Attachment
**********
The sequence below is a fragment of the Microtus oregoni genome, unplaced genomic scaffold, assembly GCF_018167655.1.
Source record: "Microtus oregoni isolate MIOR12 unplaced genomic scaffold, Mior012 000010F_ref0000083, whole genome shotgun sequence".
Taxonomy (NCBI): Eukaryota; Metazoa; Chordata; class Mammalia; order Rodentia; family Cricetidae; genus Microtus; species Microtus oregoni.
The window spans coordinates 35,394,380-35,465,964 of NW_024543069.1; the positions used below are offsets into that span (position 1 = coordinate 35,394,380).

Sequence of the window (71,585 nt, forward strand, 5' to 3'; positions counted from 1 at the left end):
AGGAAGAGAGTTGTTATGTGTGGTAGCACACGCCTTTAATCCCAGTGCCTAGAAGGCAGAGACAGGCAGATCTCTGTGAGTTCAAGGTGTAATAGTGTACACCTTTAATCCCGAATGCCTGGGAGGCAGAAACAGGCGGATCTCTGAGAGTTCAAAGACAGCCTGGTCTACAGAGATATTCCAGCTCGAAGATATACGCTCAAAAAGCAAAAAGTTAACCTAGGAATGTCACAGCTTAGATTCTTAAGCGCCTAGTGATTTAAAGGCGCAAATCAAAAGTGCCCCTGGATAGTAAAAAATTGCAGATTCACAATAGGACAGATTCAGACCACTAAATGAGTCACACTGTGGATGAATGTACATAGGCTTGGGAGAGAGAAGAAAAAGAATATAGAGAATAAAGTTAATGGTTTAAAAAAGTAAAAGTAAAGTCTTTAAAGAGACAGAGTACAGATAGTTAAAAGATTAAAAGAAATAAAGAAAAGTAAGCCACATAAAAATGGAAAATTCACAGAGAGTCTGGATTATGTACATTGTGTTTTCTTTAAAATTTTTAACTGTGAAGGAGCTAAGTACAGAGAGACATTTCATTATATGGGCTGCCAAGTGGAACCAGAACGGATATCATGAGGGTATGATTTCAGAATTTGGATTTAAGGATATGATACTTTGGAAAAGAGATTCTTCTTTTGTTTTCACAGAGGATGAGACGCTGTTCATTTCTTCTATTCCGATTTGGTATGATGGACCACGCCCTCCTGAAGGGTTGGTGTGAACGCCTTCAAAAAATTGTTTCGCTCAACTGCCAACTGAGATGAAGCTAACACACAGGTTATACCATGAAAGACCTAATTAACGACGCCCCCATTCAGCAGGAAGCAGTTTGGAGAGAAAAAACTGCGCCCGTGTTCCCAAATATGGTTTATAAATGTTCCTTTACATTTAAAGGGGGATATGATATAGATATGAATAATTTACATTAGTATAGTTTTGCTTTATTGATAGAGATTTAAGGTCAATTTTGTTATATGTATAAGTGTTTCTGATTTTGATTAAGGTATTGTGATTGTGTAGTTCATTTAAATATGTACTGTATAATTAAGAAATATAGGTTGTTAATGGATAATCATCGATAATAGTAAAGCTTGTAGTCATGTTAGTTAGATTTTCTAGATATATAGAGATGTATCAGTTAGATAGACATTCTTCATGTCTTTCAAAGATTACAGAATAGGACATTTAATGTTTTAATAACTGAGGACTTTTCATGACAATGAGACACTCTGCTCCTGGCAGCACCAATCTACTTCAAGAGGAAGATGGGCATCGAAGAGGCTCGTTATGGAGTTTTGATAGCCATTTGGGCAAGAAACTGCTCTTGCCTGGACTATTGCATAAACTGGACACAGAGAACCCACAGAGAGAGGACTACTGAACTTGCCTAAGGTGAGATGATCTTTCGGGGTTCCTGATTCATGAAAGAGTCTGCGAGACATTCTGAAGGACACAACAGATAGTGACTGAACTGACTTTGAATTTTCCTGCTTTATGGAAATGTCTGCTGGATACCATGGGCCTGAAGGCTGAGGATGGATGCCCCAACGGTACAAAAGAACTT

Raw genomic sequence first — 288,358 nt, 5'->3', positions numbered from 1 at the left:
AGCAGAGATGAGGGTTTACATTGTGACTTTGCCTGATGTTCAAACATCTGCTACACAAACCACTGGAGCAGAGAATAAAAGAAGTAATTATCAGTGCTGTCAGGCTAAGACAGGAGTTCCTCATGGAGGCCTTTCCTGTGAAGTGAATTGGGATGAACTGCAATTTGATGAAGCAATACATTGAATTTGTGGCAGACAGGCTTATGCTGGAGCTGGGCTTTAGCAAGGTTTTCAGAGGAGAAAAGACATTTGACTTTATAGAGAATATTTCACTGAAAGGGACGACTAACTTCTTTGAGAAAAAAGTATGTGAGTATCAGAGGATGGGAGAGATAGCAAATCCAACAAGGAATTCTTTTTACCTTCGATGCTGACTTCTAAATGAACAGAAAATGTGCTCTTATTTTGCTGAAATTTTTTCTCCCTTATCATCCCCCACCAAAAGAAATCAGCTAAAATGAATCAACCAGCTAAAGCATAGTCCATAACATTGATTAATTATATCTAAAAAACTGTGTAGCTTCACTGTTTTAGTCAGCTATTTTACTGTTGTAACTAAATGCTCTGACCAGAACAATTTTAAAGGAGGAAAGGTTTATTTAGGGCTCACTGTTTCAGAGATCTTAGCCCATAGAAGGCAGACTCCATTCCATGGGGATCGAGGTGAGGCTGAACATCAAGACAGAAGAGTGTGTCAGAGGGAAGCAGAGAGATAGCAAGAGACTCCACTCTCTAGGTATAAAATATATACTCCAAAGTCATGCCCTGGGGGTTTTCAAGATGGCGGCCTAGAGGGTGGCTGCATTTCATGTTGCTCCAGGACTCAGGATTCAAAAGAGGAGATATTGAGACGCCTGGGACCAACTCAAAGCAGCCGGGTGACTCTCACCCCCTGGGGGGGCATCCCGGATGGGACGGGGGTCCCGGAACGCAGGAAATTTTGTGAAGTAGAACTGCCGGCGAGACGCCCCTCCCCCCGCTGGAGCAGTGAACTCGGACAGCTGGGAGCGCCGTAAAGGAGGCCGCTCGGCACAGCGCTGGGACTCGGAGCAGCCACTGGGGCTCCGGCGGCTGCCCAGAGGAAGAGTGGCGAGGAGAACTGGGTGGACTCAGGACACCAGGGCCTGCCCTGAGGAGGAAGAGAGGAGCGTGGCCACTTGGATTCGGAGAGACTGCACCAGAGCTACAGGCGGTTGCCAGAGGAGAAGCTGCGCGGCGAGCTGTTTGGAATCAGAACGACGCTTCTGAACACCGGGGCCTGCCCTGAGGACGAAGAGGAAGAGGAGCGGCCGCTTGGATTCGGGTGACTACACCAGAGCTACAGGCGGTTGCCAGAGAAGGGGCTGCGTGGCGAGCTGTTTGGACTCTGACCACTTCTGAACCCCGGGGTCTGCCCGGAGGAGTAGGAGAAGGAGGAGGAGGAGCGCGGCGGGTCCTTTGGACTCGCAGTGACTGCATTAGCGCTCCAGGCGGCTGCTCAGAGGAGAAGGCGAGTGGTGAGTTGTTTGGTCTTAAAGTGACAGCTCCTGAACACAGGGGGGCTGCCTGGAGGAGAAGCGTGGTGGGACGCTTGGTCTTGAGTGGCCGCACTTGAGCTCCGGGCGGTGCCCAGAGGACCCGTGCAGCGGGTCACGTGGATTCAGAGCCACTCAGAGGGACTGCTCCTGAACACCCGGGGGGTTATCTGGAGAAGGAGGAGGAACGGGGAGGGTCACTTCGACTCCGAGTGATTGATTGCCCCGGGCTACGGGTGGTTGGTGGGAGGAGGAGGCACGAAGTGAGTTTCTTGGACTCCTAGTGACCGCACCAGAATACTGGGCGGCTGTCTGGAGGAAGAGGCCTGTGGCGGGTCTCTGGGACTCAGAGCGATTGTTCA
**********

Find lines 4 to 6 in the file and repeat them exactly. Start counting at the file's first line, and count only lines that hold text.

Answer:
The window spans coordinates 35,394,380-35,465,964 of NW_024543069.1; the positions used below are offsets into that span (position 1 = coordinate 35,394,380).

Sequence of the window (71,585 nt, forward strand, 5' to 3'; positions counted from 1 at the left end):
AGGAAGAGAGTTGTTATGTGTGGTAGCACACGCCTTTAATCCCAGTGCCTAGAAGGCAGAGACAGGCAGATCTCTGTGAGTTCAAGGTGTAATAGTGTACACCTTTAATCCCGAATGCCTGGGAGGCAGAAACAGGCGGATCTCTGAGAGTTCAAAGACAGCCTGGTCTACAGAGATATTCCAGCTCGAAGATATACGCTCAAAAAGCAAAAAGTTAACCTAGGAATGTCACAGCTTAGATTCTTAAGCGCCTAGTGATTTAAAGGCGCAAATCAAAAGTGCCCCTGGATAGTAAAAAATTGCAGATTCACAATAGGACAGATTCAGACCACTAAATGAGTCACACTGTGGATGAATGTACATAGGCTTGGGAGAGAGAAGAAAAAGAATATAGAGAATAAAGTTAATGGTTTAAAAAAGTAAAAGTAAAGTCTTTAAAGAGACAGAGTACAGATAGTTAAAAGATTAAAAGAAATAAAGAAAAGTAAGCCACATAAAAATGGAAAATTCACAGAGAGTCTGGATTATGTACATTGTGTTTTCTTTAAAATTTTTAACTGTGAAGGAGCTAAGTACAGAGAGACATTTCATTATATGGGCTGCCAAGTGGAACCAGAACGGATATCATGAGGGTATGATTTCAGAATTTGGATTTAAGGATATGATACTTTGGAAAAGAGATTCTTCTTTTGTTTTCACAGAGGATGAGACGCTGTTCATTTCTTCTATTCCGATTTGGTATGATGGACCACGCCCTCCTGAAGGGTTGGTGTGAACGCCTTCAAAAAATTGTTTCGCTCAACTGCCAACTGAGATGAAGCTAACACACAGGTTATACCATGAAAGACCTAATTAACGACGCCCCCATTCAGCAGGAAGCAGTTTGGAGAGAAAAAACTGCGCCCGTGTTCCCAAATATGGTTTATAAATGTTCCTTTACATTTAAAGGGGGATATGATATAGATATGAATAATTTACATTAGTATAGTTTTGCTTTATTGATAGAGATTTAAGGTCAATTTTGTTATATGTATAAGTGTTTCTGATTTTGATTAAGGTATTGTGATTGTGTAGTTCATTTAAATATGTACTGTATAATTAAGAAATATAGGTTGTTAATGGATAATCATCGATAATAGTAAAGCTTGTAGTCATGTTAGTTAGATTTTCTAGATATATAGAGATGTATCAGTTAGATAGACATTCTTCATGTCTTTCAAAGATTACAGAATAGGACATTTAATGTTTTAATAACTGAGGACTTTTCATGACAATGAGACACTCTGCTCCTGGCAGCACCAATCTACTTCAAGAGGAAGATGGGCATCGAAGAGGCTCGTTATGGAGTTTTGATAGCCATTTGGGCAAGAAACTGCTCTTGCCTGGACTATTGCATAAACTGGACACAGAGAACCCACAGAGAGAGGACTACTGAACTTGCCTAAGGTGAGATGATCTTTCGGGGTTCCTGATTCATGAAAGAGTCTGCGAGACATTCTGAAGGACACAACAGATAGTGACTGAACTGACTTTGAATTTTCCTGCTTTATGGAAATGTCTGCTGGATACCATGGGCCTGAAGGCTGAGGATGGATGCCCCAACGGTACAAAAGAACTT